Microstructure development of molybdenum during rotary friction welding

Research output: Contribution to journalArticleResearchpeer-review

Abstract

Rotary friction welding is a solid state welding process where the required heat for welding is generated by friction caused by the relative movement between a stationary part and its rotary counterpart. As the melting temperature is not reached, this welding technique does not produce typical welding defects known from fusion welding. In the case of molybdenum, grain coarsening and re-distribution of impurities on grain boundaries are the main problems during fusion welding that can partly be avoided by rotary friction welding. Pure molybdenum and the precipitation strengthened alloy TZM (titanium-zirconium-molybdenum) were subjected to rotary friction welding and a systematic parameter optimization led to successful welds. However, Mo and TZM proved to be very sensitive to small process parameter changes. Microstructural analysis shows a transition from elongated grains with intense substructure in the base material to nearly equiaxed grains at the weld interface is observed. Typical macroscopic zones in the joint can be distinguished and are investigated by electron backscatter diffraction (EBSD). Inverse pole figures maps, grain reference average misorientation maps and resulting grain sizes as well as orientation distribution functions (ODF) are considered to investigate the deformation state of the different zones. Continuous dynamic recrystallization and the competing dynamic recovery were observed as key mechanisms; Intensive subgrain formation and the onset of recrystallization played the major role on the microstructure modification due to rotary friction welding. Grain refinement is observed in the weld interface for the TZM, while coarse grains are observed in the same zone for the pure Mo but comparable crystallographic texture is observed for both materials.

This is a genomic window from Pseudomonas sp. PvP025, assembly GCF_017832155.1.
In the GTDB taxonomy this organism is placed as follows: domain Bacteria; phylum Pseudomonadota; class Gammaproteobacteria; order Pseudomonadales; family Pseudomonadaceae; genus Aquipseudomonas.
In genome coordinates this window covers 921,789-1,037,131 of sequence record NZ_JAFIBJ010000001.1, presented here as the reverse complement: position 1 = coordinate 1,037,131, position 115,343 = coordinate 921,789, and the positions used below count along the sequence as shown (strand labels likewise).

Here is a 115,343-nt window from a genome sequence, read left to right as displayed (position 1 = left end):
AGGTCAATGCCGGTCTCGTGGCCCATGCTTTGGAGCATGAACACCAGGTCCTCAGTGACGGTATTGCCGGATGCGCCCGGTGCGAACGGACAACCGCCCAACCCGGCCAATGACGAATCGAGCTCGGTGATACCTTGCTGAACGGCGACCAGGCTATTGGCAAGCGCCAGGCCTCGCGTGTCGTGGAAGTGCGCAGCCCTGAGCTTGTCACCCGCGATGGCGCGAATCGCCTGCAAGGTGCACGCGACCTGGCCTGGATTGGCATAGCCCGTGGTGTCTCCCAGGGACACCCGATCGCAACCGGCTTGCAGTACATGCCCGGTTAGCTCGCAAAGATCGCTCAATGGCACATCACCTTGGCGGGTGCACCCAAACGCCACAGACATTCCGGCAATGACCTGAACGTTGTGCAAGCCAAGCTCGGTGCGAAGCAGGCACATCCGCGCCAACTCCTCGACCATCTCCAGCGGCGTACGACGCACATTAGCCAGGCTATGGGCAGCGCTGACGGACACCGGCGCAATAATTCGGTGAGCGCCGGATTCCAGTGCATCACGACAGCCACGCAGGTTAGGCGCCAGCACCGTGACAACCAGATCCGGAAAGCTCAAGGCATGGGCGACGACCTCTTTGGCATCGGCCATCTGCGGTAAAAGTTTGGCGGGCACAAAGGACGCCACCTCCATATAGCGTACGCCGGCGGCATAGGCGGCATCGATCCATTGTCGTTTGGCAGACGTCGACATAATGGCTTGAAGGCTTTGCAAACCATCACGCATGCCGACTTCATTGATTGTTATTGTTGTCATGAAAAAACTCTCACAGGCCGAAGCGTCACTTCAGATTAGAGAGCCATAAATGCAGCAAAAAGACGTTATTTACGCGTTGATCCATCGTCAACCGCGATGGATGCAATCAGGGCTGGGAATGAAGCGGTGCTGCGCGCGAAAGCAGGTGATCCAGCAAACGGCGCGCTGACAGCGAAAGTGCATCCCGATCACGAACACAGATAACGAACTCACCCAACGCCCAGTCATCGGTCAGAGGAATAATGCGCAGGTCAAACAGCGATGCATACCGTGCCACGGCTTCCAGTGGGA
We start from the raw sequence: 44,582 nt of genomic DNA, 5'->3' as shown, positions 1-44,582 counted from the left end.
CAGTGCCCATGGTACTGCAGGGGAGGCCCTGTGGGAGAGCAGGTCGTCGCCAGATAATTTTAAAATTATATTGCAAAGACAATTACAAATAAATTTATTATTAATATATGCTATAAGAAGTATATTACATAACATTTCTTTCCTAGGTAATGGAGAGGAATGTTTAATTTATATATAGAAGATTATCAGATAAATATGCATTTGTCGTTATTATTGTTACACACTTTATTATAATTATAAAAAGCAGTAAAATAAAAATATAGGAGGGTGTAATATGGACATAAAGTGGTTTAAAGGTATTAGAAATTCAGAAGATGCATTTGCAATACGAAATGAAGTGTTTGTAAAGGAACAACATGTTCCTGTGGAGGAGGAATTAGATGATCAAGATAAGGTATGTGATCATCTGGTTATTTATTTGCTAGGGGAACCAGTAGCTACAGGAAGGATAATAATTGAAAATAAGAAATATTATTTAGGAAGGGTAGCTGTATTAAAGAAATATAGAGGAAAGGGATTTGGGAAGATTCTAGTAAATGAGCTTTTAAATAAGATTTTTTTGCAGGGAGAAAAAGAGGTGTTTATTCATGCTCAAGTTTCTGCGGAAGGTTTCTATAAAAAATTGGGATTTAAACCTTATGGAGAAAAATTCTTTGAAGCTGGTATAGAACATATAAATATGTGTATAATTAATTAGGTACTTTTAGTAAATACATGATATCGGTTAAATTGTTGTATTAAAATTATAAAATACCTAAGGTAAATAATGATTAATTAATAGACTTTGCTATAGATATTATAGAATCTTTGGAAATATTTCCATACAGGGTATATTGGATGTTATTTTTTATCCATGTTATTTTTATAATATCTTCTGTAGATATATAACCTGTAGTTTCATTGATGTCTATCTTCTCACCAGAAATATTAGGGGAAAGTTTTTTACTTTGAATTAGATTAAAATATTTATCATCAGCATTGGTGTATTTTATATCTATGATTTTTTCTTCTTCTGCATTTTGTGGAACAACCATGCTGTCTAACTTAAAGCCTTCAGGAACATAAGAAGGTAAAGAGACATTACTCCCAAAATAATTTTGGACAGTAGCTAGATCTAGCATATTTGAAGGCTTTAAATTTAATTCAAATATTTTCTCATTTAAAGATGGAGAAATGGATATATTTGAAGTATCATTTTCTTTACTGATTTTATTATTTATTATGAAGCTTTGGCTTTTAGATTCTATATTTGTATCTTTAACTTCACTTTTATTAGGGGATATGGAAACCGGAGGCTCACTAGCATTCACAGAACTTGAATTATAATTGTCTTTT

Translated title of the contributionMikrostrukturentwicklung von Molybdän während des Rotationsreibschweißens
Original languageEnglish
Pages (from-to)506-518
Number of pages13
JournalMaterials characterization
Volume151
DOIs
Publication statusPublished - 2019

Fingerprint

friction welding
Friction welding
Molybdenum
molybdenum
Welding
welding
microstructure
Microstructure
fusion welding
Zirconium
Welds
Titanium
Fusion reactions
titanium
Dynamic recrystallization
Grain refinement
titanium alloys
Coarsening
substructures
Titanium alloys

Keywords

  • EBSD
  • Molybdenum
  • Refractory metals
  • Rotary friction welding
  • TZM
  • Welding

ASJC Scopus subject areas

  • Condensed Matter Physics
  • Mechanics of Materials
  • Mechanical Engineering
  • Materials Science(all)

Fields of Expertise

  • Advanced Materials Science

Cite this

Microstructure development of molybdenum during rotary friction welding. / Stütz, Markus; Buzolin, Ricardo Henrique; Pixner, Florian; Poletti, Maria Cecilia; Enzinger, N.

In: Materials characterization, Vol. 151, 2019, p. 506-518.

Research output: Contribution to journalArticleResearchpeer-review

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abstract = "Rotary friction welding is a solid state welding process where the required heat for welding is generated by friction caused by the relative movement between a stationary part and its rotary counterpart. As the melting temperature is not reached, this welding technique does not produce typical welding defects known from fusion welding. In the case of molybdenum, grain coarsening and re-distribution of impurities on grain boundaries are the main problems during fusion welding that can partly be avoided by rotary friction welding. Pure molybdenum and the precipitation strengthened alloy TZM (titanium-zirconium-molybdenum) were subjected to rotary friction welding and a systematic parameter optimization led to successful welds. However, Mo and TZM proved to be very sensitive to small process parameter changes. Microstructural analysis shows a transition from elongated grains with intense substructure in the base material to nearly equiaxed grains at the weld interface is observed. Typical macroscopic zones in the joint can be distinguished and are investigated by electron backscatter diffraction (EBSD). Inverse pole figures maps, grain reference average misorientation maps and resulting grain sizes as well as orientation distribution functions (ODF) are considered to investigate the deformation state of the different zones. Continuous dynamic recrystallization and the competing dynamic recovery were observed as key mechanisms; Intensive subgrain formation and the onset of recrystallization played the major role on the microstructure modification due to rotary friction welding. Grain refinement is observed in the weld interface for the TZM, while coarse grains are observed in the same zone for the pure Mo but comparable crystallographic texture is observed for both materials.",
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